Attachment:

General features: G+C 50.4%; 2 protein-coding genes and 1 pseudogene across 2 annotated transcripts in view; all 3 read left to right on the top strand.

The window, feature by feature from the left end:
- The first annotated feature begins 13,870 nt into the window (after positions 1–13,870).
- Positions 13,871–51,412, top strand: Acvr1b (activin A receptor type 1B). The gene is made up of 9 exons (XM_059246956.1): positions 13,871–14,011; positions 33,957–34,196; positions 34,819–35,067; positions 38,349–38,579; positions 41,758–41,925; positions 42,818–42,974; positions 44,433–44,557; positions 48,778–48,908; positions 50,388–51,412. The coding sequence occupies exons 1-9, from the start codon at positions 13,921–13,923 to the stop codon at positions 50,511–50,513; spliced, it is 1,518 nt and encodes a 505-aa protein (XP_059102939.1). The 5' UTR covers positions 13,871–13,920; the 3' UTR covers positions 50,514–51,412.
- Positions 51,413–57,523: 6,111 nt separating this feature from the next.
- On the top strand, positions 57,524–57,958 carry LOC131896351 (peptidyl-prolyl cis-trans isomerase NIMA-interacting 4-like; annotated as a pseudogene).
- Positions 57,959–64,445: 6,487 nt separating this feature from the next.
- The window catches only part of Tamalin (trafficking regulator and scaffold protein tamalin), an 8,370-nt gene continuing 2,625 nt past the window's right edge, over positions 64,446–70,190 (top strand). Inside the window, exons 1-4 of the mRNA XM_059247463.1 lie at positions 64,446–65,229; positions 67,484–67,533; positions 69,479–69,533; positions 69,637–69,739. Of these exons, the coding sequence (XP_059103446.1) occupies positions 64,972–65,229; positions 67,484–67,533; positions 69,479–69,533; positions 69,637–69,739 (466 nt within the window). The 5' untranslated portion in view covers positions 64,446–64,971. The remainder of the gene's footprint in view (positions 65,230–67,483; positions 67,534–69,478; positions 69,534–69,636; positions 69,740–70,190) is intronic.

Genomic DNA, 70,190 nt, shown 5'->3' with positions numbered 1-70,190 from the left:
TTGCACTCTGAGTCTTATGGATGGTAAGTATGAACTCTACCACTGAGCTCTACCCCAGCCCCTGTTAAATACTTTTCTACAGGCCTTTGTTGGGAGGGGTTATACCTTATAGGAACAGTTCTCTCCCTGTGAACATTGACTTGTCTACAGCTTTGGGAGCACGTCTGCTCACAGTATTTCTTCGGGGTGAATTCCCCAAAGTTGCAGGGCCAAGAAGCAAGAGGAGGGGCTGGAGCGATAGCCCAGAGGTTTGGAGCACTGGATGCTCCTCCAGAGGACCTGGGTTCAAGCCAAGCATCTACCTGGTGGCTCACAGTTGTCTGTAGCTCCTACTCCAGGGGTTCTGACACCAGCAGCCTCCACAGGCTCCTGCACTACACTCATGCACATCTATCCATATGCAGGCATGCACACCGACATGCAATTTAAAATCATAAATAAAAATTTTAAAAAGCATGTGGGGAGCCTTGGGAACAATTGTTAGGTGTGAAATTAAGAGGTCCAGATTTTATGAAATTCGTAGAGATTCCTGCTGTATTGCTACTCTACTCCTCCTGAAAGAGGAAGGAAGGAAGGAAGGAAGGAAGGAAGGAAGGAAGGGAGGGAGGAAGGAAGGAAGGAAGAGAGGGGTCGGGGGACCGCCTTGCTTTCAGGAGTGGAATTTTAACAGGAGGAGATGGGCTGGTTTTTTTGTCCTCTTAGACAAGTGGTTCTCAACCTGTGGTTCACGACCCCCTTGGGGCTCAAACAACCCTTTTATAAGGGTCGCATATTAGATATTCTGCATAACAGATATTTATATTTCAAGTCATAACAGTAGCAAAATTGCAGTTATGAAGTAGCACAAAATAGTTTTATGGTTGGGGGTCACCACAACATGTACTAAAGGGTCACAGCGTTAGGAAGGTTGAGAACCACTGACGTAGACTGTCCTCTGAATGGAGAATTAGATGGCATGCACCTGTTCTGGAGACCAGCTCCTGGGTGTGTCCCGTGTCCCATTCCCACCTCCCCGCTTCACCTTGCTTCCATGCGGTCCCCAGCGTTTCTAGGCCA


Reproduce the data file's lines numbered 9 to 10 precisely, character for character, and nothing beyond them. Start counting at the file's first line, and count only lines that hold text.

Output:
Genomic DNA, 70,190 nt, shown 5'->3' with positions numbered 1-70,190 from the left:
TTGCACTCTGAGTCTTATGGATGGTAAGTATGAACTCTACCACTGAGCTCTACCCCAGCCCCTGTTAAATACTTTTCTACAGGCCTTTGTTGGGAGGGGTTATACCTTATAGGAACAGTTCTCTCCCTGTGAACATTGACTTGTCTACAGCTTTGGGAGCACGTCTGCTCACAGTATTTCTTCGGGGTGAATTCCCCAAAGTTGCAGGGCCAAGAAGCAAGAGGAGGGGCTGGAGCGATAGCCCAGAGGTTTGGAGCACTGGATGCTCCTCCAGAGGACCTGGGTTCAAGCCAAGCATCTACCTGGTGGCTCACAGTTGTCTGTAGCTCCTACTCCAGGGGTTCTGACACCAGCAGCCTCCACAGGCTCCTGCACTACACTCATGCACATCTATCCATATGCAGGCATGCACACCGACATGCAATTTAAAATCATAAATAAAAATTTTAAAAAGCATGTGGGGAGCCTTGGGAACAATTGTTAGGTGTGAAATTAAGAGGTCCAGATTTTATGAAATTCGTAGAGATTCCTGCTGTATTGCTACTCTACTCCTCCTGAAAGAGGAAGGAAGGAAGGAAGGAAGGAAGGAAGGAAGGAAGGGAGGGAGGAAGGAAGGAAGGAAGAGAGGGGTCGGGGGACCGCCTTGCTTTCAGGAGTGGAATTTTAACAGGAGGAGATGGGCTGGTTTTTTTGTCCTCTTAGACAAGTGGTTCTCAACCTGTGGTTCACGACCCCCTTGGGGCTCAAACAACCCTTTTATAAGGGTCGCATATTAGATATTCTGCATAACAGATATTTATATTTCAAGTCATAACAGTAGCAAAATTGCAGTTATGAAGTAGCACAAAATAGTTTTATGGTTGGGGGTCACCACAACATGTACTAAAGGGTCACAGCGTTAGGAAGGTTGAGAACCACTGACGTAGACTGTCCTCTGAATGGAGAATTAGATGGCATGCACCTGTTCTGGAGACCAGCTCCTGGGTGTGTCCCGTGTCCCATTCCCACCTCCCCGCTTCACCTTGCTTCCATGCGGTCCCCAGCGTTTCTAGGCCA